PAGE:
Is Art Dead?


It was during the Stone Age that mankind produced its earliest known works of art. According to H.J. Hanson’s History of Art, this period brought us the gifted artisans of the Aurignacians and the Magdelenians, whose talents adorn rock surfaces in the cavernous regions of Spain and Southwest France. These full of life paintings depicting various animal species with arrows flying toward or protruding from them leave little doubt as to their ritualistic nature. It seems in the Stone Age that by merely relaying a desired image on stone made it a virtual reality.

More recently, modern man has had similar artistic expressions. In the 1960’s, using different calligraphic styles and designs, graffiti began to surface in New York City’s subways. Similar to the Stone age, there seems to be a virtual reality in graffiti art as well. A mere painting on a concrete wall symbolizes not the conquering of an animal, but a territory.

Among world sculpture, the Great Sphinx of Giza, Egypt lies facing the East. This grand guardian of the Pyramids stands 65 feet high and 241 feet long. On a lesser known, but much larger scale, the United States is home to a massive rock sculpture as well. The Crazy Horse Memorial is a current work in progress.

When completed, it will measure 641 feet long by 563 feet high. The head alone, which is completed, stands 87 feet 6 inches high. The monumental sculpture is located in the Black Hills of South Dakota, land sacred to the Lakota. Self taught artist Korczak Ziolkowski, began sculpting the memorial after his Carrara marble portrait Pederewski won first place in New York’s 1939 World’s Fair. He continued his work until his death in 1982 and his family continues the vision.

Amid great controvesy, “Bodies, The Exhibition” opened to a record crowd in Tampa, Florida in 2005. The exhibit displayed preserved organs, body parts and cadavers in various poses. The flayed skin of the corpses made the normally unseen parts of the body available for viewing. While some consider this and similar displays of this type as art, others disagree. In 1990, Congress passed the Native American Graves Protection and Repatriation Act. Human remains that have long been on display or stored in various museums are now being returned for reburial.

Different periods of art experience revivals which reflect in the art and fashion of today. At times, we are forced to ask ourselves, what is art? The answer it seems, is generally an individual one that lies in the eye of an object’s beholder.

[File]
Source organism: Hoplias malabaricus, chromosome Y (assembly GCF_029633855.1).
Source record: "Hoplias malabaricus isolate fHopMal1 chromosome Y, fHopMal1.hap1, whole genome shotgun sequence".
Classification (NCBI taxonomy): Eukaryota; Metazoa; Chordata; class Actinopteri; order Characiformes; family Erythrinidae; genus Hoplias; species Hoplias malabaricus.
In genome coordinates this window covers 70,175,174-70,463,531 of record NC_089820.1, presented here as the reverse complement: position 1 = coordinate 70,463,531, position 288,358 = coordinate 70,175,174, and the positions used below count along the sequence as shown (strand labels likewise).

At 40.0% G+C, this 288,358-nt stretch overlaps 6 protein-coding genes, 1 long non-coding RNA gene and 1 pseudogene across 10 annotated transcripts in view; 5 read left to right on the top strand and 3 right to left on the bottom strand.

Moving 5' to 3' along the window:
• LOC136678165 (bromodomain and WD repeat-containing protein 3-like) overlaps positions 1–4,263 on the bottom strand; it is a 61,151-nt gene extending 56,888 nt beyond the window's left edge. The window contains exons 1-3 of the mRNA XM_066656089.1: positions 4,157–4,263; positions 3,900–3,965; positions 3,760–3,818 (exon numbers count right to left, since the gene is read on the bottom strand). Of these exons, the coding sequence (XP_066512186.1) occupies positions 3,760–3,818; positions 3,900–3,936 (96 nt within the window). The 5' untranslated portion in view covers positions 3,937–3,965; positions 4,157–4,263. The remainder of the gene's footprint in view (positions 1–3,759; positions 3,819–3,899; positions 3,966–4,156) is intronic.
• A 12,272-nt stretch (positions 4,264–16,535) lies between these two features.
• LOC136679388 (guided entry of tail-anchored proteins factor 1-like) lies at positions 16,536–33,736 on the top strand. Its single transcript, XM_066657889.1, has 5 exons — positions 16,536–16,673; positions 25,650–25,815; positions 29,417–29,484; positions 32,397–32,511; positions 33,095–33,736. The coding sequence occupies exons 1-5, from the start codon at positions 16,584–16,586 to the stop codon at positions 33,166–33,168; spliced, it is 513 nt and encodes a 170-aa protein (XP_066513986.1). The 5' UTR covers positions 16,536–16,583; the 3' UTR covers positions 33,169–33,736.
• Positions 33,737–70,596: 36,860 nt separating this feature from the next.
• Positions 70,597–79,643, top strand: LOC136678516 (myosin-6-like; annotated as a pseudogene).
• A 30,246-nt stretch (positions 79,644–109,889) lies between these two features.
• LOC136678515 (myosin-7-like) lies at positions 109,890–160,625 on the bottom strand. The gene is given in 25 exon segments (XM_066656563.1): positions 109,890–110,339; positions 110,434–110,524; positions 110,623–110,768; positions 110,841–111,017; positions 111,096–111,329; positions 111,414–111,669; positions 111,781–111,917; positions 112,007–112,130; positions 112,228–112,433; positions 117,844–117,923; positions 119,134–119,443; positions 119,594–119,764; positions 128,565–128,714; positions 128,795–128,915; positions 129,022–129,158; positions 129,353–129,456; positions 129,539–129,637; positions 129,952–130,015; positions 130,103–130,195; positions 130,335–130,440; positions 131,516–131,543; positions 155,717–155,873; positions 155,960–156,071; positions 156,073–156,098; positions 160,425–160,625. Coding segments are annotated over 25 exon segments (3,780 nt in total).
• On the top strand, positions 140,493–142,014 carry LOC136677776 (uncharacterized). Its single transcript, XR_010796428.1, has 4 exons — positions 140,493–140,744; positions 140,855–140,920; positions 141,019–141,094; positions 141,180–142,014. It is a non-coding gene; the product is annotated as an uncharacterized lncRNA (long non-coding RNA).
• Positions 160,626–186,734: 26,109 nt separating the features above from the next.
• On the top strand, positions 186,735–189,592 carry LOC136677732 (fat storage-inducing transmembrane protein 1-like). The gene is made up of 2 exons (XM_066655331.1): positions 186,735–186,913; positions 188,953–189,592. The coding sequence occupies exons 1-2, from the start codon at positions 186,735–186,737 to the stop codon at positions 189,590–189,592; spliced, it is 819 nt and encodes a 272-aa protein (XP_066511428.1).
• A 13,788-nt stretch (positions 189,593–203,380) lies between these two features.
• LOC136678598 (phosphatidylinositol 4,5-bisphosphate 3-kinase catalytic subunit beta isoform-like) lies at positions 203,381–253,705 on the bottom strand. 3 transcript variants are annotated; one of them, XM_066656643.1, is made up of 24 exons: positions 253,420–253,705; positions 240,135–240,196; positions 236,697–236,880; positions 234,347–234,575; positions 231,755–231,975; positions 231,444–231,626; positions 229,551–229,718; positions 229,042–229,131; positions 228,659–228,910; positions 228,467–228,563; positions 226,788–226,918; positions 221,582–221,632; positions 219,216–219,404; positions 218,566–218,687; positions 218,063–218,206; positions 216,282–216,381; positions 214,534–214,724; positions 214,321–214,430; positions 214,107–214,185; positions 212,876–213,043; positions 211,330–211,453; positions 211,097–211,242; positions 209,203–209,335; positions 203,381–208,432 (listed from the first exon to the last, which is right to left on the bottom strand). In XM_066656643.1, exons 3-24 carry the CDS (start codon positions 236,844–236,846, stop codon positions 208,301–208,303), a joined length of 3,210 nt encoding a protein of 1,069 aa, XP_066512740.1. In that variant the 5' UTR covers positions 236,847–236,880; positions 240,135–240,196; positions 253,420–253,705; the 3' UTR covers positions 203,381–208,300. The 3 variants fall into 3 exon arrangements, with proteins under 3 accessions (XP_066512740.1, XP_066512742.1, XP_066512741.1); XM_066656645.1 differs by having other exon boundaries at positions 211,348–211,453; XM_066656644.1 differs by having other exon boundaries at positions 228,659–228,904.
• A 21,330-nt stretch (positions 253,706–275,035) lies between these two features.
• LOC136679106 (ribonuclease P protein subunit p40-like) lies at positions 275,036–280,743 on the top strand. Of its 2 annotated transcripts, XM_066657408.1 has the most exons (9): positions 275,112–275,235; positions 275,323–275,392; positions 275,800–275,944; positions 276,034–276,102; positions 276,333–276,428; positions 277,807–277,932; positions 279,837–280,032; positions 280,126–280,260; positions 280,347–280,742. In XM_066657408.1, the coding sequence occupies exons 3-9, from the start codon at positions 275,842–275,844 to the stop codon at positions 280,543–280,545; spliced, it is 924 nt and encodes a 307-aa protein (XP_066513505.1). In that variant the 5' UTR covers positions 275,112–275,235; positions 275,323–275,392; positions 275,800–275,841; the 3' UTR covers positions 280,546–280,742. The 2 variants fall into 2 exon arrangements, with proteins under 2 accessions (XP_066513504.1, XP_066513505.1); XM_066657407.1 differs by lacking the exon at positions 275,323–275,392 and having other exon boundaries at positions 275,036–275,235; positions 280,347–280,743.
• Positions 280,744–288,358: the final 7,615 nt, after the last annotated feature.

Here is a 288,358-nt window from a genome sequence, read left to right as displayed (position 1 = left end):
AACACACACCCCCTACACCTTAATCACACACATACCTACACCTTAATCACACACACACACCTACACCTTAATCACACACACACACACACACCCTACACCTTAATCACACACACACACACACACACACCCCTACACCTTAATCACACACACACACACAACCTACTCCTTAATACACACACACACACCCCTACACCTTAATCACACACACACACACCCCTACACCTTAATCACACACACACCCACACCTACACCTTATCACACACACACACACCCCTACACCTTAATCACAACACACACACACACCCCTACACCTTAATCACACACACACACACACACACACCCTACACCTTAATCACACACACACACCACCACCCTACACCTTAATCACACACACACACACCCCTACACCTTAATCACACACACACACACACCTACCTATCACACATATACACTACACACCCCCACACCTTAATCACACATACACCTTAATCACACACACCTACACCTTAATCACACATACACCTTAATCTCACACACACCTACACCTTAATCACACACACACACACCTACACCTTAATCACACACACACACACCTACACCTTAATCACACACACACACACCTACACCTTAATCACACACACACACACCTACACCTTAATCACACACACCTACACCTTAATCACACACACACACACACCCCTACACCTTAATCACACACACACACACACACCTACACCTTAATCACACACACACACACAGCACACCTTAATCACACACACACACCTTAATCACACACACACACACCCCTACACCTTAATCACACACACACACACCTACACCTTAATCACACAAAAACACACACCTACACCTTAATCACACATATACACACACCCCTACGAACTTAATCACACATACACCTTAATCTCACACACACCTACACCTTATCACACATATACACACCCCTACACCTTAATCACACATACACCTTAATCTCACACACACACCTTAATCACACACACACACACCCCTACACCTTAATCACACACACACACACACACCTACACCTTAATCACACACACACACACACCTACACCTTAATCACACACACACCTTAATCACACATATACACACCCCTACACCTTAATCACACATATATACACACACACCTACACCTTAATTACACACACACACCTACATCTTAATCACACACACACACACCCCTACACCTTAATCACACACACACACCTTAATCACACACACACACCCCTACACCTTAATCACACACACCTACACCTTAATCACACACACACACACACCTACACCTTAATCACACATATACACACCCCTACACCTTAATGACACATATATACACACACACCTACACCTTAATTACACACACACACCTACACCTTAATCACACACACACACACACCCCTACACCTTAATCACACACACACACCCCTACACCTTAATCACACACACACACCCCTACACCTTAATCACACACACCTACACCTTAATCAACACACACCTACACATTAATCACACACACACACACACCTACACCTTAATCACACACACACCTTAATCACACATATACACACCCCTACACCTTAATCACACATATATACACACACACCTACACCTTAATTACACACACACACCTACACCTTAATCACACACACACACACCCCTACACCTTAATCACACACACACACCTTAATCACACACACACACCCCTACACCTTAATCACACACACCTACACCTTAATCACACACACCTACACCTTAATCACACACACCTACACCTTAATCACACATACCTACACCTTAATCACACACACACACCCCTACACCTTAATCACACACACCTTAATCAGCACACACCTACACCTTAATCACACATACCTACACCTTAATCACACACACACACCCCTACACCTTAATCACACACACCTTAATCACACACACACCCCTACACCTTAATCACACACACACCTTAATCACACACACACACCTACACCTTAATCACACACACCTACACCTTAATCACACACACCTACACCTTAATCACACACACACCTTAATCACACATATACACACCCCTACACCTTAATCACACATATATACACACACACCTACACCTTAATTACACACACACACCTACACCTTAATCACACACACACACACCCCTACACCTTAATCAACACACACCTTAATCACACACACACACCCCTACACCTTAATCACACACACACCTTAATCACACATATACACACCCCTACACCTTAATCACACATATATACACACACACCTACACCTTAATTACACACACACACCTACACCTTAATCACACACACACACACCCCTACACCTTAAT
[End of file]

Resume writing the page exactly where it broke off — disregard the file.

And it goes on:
Realistically, comparisons to the masterpieces of Michelangelo or DaVinci are difficult to make. However, Anne Allen, director of The Arlinton Museum of Art in Arlington, Texas, stated “There are tremendously gifted artists in every generation that we are lucky to have among us. We are always discovering new artists and while the old masters we will continue to have with us, there are others who were perhaps overlooked in their day that are coming to light as well.” Pete Rainone of Rainone Galleries in Arlington, has been an art dealer for 35 years. When asked if he thought anyone would discover a new art form to rival other periods of art he said, “Absolutely, It is like music. There is a lot being done with computer and digital art now. People are using different mediums to paint and there are also different techniques in photography.”

Often times, in our quest for art, we tend to look toward the high places and indeed this is where great artists do rise.

However, many times it was from places of intense inward struggle and oppression from whence they arose. Just as the earth is constantly changing and evolving from interior pressure, new artists are daily being shaped and refined. In a struggle for identity and the desire to express it, a new song is sung, a new novel is written, a new scene unfolds. From one of the darkest periods of history, the Renaissance flourished into existence. From the bleak streets of London, a disadvantaged Charles Dickens arose to become one of the most famous authors of all time. Frederick Douglass, one of America’s first African American speakers wrote of hearing some of the most original songs ever sung. They came from the very core of plantation slaves on their way from the fields to instead go work at “the big house” and from abject poverty was born a young man who took the crown to forever reign as the King of Rock n Roll.

Everywhere, there are subcultures of talented artists. Artists who earn royalties on their work, yet paint houses by day. Singers and songwriters whose careers are put on hold by a little down time. Artists and designers who create in secluded corners of their shops. An occasional young man can be seen shuffling down a sidewalk, guitar slung across his back.

Undoubtedly, headed to a friends house where there awaits another like mind. There are authors who sit among their rejection slips knowing that theirs is the story the world is waiting to hear. They are the dreamers, the visionaries, those whose sprits and imaginations soar. They are regarded as odd, looked at curiously and for a few artistic geniuses that do rise to a loftier height, they may even be viewed as insane.

Still, we continue to ask, what is art? Will anyone ever discover a new art form that will rival all periods of art?

Anything is possible. As long as there remains a generation with a pulse and as long as there is pain and suffering in the world there should be plenty left to say. So… will art transcend time? Or, is it dead, lifeless? In the case of “Bodies, The Exhibition” well… that will depend on with whom you are speaking.

Karen Raine is a Texas based freelance writer whose interests include travel, art, antiques, collectibles and country music. Karen is also a songwriter and can be reached at [email protected]